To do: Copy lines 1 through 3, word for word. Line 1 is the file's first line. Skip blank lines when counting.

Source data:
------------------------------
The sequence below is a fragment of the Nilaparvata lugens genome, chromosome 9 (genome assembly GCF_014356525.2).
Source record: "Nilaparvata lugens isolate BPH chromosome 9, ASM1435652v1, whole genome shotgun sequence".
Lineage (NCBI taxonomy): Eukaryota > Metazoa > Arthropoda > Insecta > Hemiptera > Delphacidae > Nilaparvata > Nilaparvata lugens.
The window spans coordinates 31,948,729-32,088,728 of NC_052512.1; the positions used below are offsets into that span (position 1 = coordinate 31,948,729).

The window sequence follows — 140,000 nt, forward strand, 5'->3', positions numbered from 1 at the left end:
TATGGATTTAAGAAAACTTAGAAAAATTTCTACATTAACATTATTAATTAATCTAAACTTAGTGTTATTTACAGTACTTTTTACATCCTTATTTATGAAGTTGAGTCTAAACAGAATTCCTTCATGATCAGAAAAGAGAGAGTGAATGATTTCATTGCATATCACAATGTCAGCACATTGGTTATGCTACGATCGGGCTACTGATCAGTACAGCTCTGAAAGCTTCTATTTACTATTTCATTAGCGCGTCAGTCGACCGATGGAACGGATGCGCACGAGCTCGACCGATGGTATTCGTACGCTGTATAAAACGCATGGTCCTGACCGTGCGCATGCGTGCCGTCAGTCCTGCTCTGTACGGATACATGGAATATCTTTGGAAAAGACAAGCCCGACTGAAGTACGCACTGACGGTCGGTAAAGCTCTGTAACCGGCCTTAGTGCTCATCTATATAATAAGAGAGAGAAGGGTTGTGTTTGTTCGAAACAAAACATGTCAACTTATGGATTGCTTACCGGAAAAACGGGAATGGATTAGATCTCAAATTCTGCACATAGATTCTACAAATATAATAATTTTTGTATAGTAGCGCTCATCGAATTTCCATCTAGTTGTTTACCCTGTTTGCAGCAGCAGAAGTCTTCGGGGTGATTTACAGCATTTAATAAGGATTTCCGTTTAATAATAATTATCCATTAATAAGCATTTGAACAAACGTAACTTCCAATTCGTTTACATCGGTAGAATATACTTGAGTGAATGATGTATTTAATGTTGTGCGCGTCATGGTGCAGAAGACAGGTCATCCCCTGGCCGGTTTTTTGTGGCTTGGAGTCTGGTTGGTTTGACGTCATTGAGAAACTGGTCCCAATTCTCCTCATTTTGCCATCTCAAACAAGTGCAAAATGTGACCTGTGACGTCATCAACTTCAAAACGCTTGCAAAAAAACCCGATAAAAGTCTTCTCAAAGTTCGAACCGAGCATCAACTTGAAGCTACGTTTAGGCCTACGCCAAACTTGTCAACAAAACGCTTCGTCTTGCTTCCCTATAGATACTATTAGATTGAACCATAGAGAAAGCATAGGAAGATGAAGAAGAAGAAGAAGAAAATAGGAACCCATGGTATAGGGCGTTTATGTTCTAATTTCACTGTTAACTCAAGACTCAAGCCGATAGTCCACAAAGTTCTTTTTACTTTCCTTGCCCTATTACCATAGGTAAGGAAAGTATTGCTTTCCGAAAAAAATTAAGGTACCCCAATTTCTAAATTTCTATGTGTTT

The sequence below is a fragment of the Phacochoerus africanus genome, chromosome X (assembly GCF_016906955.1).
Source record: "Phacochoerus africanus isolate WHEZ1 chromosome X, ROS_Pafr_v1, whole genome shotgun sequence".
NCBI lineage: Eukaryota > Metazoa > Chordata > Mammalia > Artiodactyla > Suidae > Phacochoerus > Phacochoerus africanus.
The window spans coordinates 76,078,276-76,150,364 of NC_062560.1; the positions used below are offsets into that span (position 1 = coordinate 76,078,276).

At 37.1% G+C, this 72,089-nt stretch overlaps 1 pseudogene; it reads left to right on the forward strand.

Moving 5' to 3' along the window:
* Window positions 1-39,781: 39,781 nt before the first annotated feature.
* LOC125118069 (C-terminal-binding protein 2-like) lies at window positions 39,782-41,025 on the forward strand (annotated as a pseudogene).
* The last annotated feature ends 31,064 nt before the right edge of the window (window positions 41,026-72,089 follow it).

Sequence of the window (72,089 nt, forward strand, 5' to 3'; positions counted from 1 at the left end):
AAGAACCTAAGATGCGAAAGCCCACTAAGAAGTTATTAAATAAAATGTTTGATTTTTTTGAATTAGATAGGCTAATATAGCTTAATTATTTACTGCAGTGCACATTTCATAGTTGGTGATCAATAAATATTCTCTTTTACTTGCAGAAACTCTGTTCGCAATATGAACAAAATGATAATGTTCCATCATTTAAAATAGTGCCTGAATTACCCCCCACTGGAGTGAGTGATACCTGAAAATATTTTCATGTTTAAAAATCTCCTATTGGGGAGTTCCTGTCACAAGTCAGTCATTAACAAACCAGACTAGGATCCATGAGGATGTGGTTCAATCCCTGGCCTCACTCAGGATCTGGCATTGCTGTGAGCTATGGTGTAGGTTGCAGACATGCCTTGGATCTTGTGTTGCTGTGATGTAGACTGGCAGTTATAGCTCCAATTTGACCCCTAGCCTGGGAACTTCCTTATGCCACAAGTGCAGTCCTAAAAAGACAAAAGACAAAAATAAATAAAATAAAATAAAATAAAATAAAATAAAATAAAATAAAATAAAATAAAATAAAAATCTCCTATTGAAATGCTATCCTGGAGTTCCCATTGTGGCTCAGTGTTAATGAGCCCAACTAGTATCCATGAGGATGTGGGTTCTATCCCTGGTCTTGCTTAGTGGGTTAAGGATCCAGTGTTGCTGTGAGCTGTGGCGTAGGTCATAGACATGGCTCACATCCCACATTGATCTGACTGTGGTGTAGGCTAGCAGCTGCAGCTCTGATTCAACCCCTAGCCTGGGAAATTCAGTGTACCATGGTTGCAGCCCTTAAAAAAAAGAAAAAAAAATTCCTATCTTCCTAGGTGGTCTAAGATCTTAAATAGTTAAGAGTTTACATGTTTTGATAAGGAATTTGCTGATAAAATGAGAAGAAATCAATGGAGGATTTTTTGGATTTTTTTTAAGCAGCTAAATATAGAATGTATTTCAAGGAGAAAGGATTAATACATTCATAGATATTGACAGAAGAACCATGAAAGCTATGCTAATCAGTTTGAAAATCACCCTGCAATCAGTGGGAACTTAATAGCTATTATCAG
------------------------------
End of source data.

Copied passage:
The sequence below is a fragment of the Nilaparvata lugens genome, chromosome 9 (genome assembly GCF_014356525.2).
Source record: "Nilaparvata lugens isolate BPH chromosome 9, ASM1435652v1, whole genome shotgun sequence".
Lineage (NCBI taxonomy): Eukaryota > Metazoa > Arthropoda > Insecta > Hemiptera > Delphacidae > Nilaparvata > Nilaparvata lugens.